46. Loudoun, Virginia
> County median household income: $123,453
> State median household income: $65,015
> Poverty rate: 4.0%
> Nov. unemployment: 3.2%
Among U.S. counties with at least 10,000 people, the three wealthiest are all in northern Virginia, which is part of the D.C. metropolitan area. The most affluent of these, and therefore the wealthiest in Virginia and the United States, is Loudoun, which has a median annual household income of $123,453. Highly educated populations tend to report high incomes, and 58.2% of Loudoun County’s adults have a bachelor’s degree, the 10th highest of all large U.S. counties.
47. King, Washington
> County median household income: $75,302
> State median household income: $61,062
> Poverty rate: 11.2%
> Nov. unemployment: 3.9%
King County, which encompasses Seattle and Bellevue, is Washington’s wealthiest area. The typical county household earns more than $75,000 annually, well above the state median household income of $61,062 a year, which itself is one of the higher income levels among U.S. states. As is the case in most states, the median household income in Washington’s richest county is more than double the $36,631 median annual income in the state’s poorest county, Whitman.
48. Jefferson, West Virginia
> County median household income: $66,677
> State median household income: $41,751
> Poverty rate: 11.6%
> Nov. unemployment: 2.8%
The typical Jefferson County household earns $66,677 a year, far more than West Virginia’s $41,751 median household income. The college attainment rate of 28.4%, while in line with the national percentage, also makes the county one of the most educated labor forces in the state.
Some of the largest employers in Jefferson include PNGI Charles Town Gaming, the Jefferson County Board of Education, and Shepherd University. Due to the county’s proximity to Washington D.C., the federal government is another large employer. Jefferson County is home to U.S. Coast Guard and U.S. Customs and Border Protection facilities, and the Department of the Interior (National Park Service) is the eighth largest employer in the county.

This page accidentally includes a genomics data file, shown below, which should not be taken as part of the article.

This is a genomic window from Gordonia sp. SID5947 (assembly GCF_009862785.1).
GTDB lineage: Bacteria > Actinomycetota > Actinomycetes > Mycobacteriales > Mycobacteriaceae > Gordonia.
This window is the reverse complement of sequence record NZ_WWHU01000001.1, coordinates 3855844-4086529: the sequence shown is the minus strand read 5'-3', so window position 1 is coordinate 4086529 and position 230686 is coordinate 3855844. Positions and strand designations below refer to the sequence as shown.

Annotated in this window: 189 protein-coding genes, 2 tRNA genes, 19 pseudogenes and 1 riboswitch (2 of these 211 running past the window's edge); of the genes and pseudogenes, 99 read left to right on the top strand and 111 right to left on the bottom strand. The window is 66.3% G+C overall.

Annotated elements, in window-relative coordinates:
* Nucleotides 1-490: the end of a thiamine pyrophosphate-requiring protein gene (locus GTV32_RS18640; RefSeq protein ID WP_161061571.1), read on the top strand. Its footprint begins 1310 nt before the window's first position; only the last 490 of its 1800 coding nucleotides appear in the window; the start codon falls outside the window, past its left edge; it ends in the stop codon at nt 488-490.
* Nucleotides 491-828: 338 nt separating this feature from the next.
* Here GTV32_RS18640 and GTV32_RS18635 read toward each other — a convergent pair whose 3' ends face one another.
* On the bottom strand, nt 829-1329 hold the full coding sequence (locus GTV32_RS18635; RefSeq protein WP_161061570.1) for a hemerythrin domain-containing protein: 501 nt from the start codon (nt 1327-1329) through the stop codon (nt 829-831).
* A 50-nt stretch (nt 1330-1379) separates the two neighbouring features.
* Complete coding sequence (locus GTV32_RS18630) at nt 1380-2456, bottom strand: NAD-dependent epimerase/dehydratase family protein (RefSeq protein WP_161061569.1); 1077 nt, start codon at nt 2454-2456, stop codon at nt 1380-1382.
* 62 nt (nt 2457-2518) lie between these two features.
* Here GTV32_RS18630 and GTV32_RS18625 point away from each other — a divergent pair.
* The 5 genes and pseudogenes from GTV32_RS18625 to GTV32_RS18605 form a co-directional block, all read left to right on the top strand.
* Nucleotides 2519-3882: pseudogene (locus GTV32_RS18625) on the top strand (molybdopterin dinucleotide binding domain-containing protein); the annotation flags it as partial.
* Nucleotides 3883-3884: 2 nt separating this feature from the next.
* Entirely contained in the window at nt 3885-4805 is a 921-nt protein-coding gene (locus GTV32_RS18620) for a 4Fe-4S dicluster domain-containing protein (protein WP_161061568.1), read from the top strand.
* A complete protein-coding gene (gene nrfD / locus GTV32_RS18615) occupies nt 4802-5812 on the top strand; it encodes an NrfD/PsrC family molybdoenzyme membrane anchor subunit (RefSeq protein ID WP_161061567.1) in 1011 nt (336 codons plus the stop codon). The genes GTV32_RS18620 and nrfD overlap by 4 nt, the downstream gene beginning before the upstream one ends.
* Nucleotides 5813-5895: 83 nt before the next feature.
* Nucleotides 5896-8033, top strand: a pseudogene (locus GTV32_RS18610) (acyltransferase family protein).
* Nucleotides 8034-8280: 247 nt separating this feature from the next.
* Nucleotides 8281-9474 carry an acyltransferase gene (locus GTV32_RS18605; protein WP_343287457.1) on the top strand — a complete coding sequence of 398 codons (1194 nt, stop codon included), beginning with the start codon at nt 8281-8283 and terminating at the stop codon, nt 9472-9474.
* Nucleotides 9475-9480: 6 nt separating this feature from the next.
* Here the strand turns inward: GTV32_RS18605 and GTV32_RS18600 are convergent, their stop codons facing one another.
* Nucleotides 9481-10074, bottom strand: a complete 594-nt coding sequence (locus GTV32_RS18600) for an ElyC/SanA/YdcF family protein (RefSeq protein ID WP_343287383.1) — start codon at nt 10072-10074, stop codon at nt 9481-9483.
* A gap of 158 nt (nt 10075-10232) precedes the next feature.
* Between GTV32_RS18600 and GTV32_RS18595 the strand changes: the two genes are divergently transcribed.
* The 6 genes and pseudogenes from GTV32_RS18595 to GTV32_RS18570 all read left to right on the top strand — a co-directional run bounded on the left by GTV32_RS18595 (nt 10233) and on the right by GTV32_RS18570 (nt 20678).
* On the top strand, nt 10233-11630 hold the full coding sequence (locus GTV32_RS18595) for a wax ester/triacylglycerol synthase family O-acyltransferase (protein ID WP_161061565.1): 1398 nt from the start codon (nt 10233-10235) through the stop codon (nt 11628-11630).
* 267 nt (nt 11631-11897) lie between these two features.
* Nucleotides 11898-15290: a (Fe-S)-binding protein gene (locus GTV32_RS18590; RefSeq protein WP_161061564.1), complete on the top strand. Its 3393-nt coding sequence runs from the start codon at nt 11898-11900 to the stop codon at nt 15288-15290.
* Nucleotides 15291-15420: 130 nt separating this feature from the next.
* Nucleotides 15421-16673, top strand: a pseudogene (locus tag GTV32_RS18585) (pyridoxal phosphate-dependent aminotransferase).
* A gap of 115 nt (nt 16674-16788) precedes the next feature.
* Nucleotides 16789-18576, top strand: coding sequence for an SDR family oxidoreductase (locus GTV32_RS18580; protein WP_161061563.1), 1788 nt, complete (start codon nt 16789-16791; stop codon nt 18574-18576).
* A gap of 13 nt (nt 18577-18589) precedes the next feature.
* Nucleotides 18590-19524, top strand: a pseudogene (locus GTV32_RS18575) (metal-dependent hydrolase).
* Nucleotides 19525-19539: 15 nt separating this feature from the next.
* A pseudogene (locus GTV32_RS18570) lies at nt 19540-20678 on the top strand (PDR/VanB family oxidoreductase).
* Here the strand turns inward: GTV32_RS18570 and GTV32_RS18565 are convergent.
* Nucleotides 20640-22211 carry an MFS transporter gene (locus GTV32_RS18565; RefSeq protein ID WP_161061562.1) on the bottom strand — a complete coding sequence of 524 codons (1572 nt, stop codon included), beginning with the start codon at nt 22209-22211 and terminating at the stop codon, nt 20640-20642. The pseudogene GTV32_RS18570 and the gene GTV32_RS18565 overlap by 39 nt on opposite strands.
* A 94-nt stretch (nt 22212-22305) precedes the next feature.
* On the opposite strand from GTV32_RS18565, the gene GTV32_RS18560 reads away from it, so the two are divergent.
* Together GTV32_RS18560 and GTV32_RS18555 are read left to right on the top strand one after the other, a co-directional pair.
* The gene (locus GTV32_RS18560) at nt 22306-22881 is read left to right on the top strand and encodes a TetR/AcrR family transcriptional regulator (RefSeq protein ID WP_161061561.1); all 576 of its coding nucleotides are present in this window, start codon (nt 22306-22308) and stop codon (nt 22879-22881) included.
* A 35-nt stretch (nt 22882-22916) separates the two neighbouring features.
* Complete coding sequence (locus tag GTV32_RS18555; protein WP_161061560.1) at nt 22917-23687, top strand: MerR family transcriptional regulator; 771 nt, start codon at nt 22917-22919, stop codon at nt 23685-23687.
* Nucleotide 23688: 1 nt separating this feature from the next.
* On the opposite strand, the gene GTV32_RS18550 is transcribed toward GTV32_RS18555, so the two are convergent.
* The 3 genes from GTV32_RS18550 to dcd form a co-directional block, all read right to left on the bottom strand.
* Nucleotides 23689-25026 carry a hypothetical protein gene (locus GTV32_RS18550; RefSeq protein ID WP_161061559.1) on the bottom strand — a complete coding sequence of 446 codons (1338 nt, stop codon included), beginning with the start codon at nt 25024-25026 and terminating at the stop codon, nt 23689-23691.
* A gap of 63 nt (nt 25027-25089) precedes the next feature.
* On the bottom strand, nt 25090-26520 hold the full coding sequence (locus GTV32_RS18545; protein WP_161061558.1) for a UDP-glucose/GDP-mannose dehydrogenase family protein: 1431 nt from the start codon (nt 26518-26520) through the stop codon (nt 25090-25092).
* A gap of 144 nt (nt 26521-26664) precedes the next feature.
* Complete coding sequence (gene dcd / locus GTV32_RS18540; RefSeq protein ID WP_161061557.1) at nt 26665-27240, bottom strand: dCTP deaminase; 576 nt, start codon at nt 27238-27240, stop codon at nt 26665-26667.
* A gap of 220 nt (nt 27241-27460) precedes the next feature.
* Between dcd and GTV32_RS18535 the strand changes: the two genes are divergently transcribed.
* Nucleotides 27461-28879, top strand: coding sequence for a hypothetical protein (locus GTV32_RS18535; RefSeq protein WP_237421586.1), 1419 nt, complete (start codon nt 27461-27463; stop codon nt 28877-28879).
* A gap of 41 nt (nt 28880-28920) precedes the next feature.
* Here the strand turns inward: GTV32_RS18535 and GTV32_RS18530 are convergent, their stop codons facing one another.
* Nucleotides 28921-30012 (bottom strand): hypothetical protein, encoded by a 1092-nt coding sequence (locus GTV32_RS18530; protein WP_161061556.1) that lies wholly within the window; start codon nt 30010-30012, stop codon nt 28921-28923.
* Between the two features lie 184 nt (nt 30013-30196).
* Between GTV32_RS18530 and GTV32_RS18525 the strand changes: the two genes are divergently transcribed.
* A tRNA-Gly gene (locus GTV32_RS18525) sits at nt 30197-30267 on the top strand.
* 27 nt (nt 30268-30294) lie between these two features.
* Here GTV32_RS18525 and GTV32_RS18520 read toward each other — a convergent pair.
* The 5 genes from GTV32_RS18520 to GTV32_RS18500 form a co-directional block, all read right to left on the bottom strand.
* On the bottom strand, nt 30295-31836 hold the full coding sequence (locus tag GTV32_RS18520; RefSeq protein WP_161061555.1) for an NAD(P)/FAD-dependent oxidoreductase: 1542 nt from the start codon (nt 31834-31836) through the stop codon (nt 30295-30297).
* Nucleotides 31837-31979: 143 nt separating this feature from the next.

49. Waukesha, Wisconsin
> County median household income: $76,545
> State median household income: $53,357
> Poverty rate: 5.3%
> Nov. unemployment: 3.2%
Located just west of Milwaukee, a major metropolitan area, Waukesha is home to some of the wealthiest suburban communities in Wisconsin. The typical household earns $76,545 a year, roughly $23,000 more than the median household income of $53,357 in the state. The county also has one of the most educated labor forces in Wisconsin. An estimated 41.2% of area adults have at least a bachelor’s degree, compared to 27.8% of adults statewide. Some of the main universities in Waukesha County are Carroll University, Ottawa University, and the University of Wisconsin-Waukesha, and major employers in the area include Kohl’s, Quad/Graphics, ProHealth Care, and GE Healthcare.
50. Sublette, Wyoming
> County median household income: $81,772
> State median household income: $58,840
> Poverty rate: 8.1%
> Nov. unemployment: 5.2%
Sublette residents report higher incomes than any other county in Wyoming and the vast majority of areas nationwide. Compared with the nearly 2,500 U.S. counties considered, Sublette’s median household income of $81,772 a year is firmly in the top 100. Additionally, Sublette’s poverty rate of 8.1% is close to half the national rate.
While the likelihood of residents owning their homes is similar in both Sublette and Wyoming’s poorest county, Goshen, homes in Sublette are considerably more valuable. The typical home is worth $275,600, close to $100,000 higher than the nationwide median home value.